Letter: Sustaining stagnation

You’ve got to love the way the Greenfield Town Council operates. They refuse the appointment of Mr. Mass, an exceptionally well-qualified candidate, to the Planning Board because he is perceived as pro-growth for Greenfield. Thus, then, the council is anti-growth. They think the mayor is stacking the Planning Board with pro-growth, large retail supporters, and the council doesn’t think that’s right. However, the council wants to staff the Planning Board with anti-growth people and yet they think that’s all right. What’s wrong with that picture? No wonder a minority of people who are anti-growth love this council.

A number of years ago a large majority of residents voted to rezone the French King Highway so that a large retail store could be built. However, this council has its own agenda and to heck with what the majority wants. This whole game between the mayor and the council is our own little Washington, D.C., squabble.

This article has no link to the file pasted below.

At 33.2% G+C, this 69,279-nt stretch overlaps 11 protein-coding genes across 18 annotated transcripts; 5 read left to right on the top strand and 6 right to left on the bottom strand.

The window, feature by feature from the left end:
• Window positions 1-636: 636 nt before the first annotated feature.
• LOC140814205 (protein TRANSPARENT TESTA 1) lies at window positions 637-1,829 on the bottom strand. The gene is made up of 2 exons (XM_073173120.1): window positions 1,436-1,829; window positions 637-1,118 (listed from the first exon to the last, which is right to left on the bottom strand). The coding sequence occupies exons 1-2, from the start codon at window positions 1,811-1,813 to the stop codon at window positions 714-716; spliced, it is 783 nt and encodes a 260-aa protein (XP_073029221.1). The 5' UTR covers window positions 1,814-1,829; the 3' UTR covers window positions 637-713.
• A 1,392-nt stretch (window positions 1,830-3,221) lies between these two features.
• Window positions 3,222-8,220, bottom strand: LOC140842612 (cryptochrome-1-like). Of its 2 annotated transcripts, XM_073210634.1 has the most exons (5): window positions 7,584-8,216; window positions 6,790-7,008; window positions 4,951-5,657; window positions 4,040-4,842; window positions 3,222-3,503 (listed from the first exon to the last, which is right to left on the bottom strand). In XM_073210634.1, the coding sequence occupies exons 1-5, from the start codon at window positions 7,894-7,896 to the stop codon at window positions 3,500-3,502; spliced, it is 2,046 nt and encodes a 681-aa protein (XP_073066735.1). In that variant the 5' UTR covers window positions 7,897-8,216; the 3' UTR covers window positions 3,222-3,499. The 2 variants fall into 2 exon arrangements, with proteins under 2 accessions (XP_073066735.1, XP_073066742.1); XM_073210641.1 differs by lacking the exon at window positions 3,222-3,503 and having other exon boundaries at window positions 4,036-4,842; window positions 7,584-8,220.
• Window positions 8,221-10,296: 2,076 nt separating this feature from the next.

The term sustainability is constantly tossed around. From what I can figure out from Webster’s, sustainability means sustaining or basically keeping things as they are. Apparently, the council wants to keep Greenfield as it is, a quaint little New England town without the prospects of growth. If this council was functioning years ago, there would not have been a Rich’s or King’s or Big Y Plaza, not to mention BJ’s, Stop & Shop or Home Depot. What’s wrong with a large retail store on the outskirts of town in a useless pit? What’s wrong with providing part-time jobs for high school students, college students, the elderly or people who need a second income? What’s wrong with the town collecting thousands of dollars in taxes to help pay for the new high school, parking garage or municipal facility? Nope, just put that burden on the backs of our existing taxpayers. After all, this council doesn’t want growth in the form of a large retail business, a place where people can find a variety of reasonably priced goods without having to travel to Hadley, Athol, Northampton or Hinsdale. The council wants to sustain what we have — a stagnant, although quaint little New England town with ironically the name City of Greenfield.



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